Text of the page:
No, really, you won’t find spooky ghost stories anywhere in this book. What you got is the horror of how your seemingly harmless everyday life can turn into a series of fatal events, with the wrong person at the wrong time — chef, reflexologist, insurance fraud investigator, you name it, they’ve done it. The book keeps up with the sinister theme Palahniuk had brought into all his works — that us humans naturally have the tendency to be selfish and violent if the chance is given. But the hardly bearable part is the gory, nauseous scenes, and Palahniuk is quite a master in exploiting the pain the characters went through by describing, in great detail, subarachnoid hemorrhage or third-degree burn or rigor mortis or the likes. In one particular story, “Guts”, the gore was so bad many people fainted in Chuck’s reading sessions. Reading the book will make you confirm Chuck’s dark, cynical view of a seemingly good society.


April 13, 2009

April’s to-read list

by Kevin Aditya

This April I’ve already bought two books when I still got two others waiting to be finished. Since my reading sessions are incredibly easy to distract with practically anything, I don’t have a clue when will I finish them… Well, in case you’d like to know what kind of books I’ve got in my shelf (other than school textbooks I over-read for the final school exam):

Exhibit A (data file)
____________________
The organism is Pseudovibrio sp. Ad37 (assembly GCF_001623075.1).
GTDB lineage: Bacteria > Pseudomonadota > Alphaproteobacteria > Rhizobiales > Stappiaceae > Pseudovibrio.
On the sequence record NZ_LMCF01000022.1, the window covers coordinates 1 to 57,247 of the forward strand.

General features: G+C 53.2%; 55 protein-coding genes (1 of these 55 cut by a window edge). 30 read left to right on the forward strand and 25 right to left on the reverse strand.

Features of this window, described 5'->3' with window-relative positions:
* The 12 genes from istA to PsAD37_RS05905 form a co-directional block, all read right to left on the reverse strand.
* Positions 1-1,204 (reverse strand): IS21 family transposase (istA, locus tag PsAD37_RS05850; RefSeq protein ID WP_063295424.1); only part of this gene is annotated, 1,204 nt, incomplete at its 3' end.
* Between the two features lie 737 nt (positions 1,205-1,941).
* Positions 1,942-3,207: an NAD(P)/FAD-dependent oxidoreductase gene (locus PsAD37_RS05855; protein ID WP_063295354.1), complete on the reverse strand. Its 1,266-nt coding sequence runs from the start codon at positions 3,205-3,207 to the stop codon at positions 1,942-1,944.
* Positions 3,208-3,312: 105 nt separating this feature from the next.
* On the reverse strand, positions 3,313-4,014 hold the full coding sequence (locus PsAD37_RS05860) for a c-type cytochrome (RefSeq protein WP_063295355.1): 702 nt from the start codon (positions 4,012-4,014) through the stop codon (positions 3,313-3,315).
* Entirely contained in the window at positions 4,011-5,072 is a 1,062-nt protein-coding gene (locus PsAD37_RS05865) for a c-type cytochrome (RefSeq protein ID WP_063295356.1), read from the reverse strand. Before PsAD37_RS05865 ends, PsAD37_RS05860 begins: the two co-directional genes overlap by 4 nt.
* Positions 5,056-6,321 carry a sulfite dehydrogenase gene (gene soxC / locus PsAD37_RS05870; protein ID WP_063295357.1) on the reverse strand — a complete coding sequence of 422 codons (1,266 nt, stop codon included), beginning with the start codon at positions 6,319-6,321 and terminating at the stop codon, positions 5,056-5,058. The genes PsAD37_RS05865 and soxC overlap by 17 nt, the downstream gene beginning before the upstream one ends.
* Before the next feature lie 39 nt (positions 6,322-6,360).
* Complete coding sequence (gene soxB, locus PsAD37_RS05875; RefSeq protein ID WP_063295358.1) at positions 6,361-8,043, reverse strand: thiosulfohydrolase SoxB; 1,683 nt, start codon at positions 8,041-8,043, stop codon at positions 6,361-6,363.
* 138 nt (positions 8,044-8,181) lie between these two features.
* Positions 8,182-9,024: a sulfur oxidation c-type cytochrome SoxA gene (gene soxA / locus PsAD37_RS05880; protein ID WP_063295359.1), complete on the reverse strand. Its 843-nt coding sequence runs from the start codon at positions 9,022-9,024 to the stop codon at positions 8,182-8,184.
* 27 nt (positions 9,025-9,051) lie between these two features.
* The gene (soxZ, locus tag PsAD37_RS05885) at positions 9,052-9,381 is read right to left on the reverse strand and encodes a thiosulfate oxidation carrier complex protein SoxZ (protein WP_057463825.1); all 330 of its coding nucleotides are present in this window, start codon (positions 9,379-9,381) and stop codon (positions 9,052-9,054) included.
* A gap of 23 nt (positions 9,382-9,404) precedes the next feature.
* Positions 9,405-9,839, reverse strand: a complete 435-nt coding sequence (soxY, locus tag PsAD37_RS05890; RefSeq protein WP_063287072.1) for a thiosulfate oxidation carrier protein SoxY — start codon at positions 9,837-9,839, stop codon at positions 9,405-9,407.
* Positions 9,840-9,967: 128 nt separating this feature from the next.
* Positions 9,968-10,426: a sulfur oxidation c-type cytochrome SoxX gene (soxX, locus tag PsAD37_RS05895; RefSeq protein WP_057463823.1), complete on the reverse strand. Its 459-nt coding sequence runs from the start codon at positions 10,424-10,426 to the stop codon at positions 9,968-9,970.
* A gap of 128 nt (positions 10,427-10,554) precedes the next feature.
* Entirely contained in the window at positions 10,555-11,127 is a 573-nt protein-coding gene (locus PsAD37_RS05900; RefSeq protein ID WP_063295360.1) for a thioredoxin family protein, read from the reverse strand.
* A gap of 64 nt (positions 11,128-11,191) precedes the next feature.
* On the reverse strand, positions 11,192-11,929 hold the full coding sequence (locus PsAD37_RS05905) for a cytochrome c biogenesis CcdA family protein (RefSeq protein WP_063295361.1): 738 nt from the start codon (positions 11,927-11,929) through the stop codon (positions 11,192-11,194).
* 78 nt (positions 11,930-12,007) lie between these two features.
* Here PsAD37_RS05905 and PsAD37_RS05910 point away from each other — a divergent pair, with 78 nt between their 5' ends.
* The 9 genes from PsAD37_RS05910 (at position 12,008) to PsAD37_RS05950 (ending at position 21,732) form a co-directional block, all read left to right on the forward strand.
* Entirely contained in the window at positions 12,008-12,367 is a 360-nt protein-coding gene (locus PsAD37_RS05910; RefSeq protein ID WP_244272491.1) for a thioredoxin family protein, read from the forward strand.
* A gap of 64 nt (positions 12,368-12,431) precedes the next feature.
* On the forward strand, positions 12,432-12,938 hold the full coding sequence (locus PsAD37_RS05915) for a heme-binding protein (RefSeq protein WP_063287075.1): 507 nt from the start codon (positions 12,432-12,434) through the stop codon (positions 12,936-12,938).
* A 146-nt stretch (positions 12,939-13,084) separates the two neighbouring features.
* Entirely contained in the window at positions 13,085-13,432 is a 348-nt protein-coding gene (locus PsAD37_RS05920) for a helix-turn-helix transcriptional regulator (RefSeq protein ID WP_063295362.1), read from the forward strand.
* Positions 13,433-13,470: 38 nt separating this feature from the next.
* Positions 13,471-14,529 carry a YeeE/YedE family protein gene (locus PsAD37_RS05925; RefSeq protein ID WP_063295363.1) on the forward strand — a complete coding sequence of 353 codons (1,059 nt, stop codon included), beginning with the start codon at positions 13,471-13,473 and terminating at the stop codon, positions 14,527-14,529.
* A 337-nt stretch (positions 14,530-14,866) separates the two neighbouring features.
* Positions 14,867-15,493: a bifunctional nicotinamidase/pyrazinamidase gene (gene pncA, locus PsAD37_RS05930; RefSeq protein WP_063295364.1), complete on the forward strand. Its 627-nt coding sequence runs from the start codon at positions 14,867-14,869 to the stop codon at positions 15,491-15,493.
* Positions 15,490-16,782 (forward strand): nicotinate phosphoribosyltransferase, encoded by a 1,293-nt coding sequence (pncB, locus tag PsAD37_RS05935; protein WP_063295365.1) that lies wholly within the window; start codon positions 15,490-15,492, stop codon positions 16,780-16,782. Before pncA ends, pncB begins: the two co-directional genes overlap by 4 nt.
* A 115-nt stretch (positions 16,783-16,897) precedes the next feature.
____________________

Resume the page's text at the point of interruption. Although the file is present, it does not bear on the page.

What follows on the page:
genre: philosophy

Sophie’s World

A good intro for anyone interested in digging more into philosophy world, the smooth flow of old philosopher Alberto’s teaching of the philosophy of reason to the young girl Sophie seems to be highly irrelevant when magical things keep on happening in Sophie’s world… but the deeper the story, the more involved are the readers with the concept of “Playing God”. Still 102 pages to go!



This is the 4th Chuck Palahniuk novel I owned. Comprised of 23 horrifying and nausea-inducing stories, Palahniuk once again thrills his fans in the most gruesome way they could ever imagine. Imagining the first story is horrible enough for me, still tons of pages to finish!


Fugitives & Refugees

Haven’t I told you that I’m a huge Palahniuk fan? This one though isn’t a novel, but more of a nonfiction about the novelist’s journey and activities on his home city of Portland, Oregon, describing the culture of the community as he sees it. I luckily found this book for just Rp. 40k in Ranch Market where they sell QB World’s leftover books (maybe nonfictions are just that uninteresting). However my buddy Aldo borrowed it from me the first day I brought it to school, so I haven’t read it yet.


The Acid House

The last one is Irvine Welsh’s The Acid House, although this book is not really worth mentioning because it seems that he licked his Scottish tongue throughout his drafts to make the novel full of highly incomprehensible Scots slangs (just like Trainspotting). It’s really really hard to grasp the meaning of his sentences, therefore taking me ages to finish it.

That’s all I’ve got this month readers, hopefully after the UN exam I’ll be able to finish them all before May!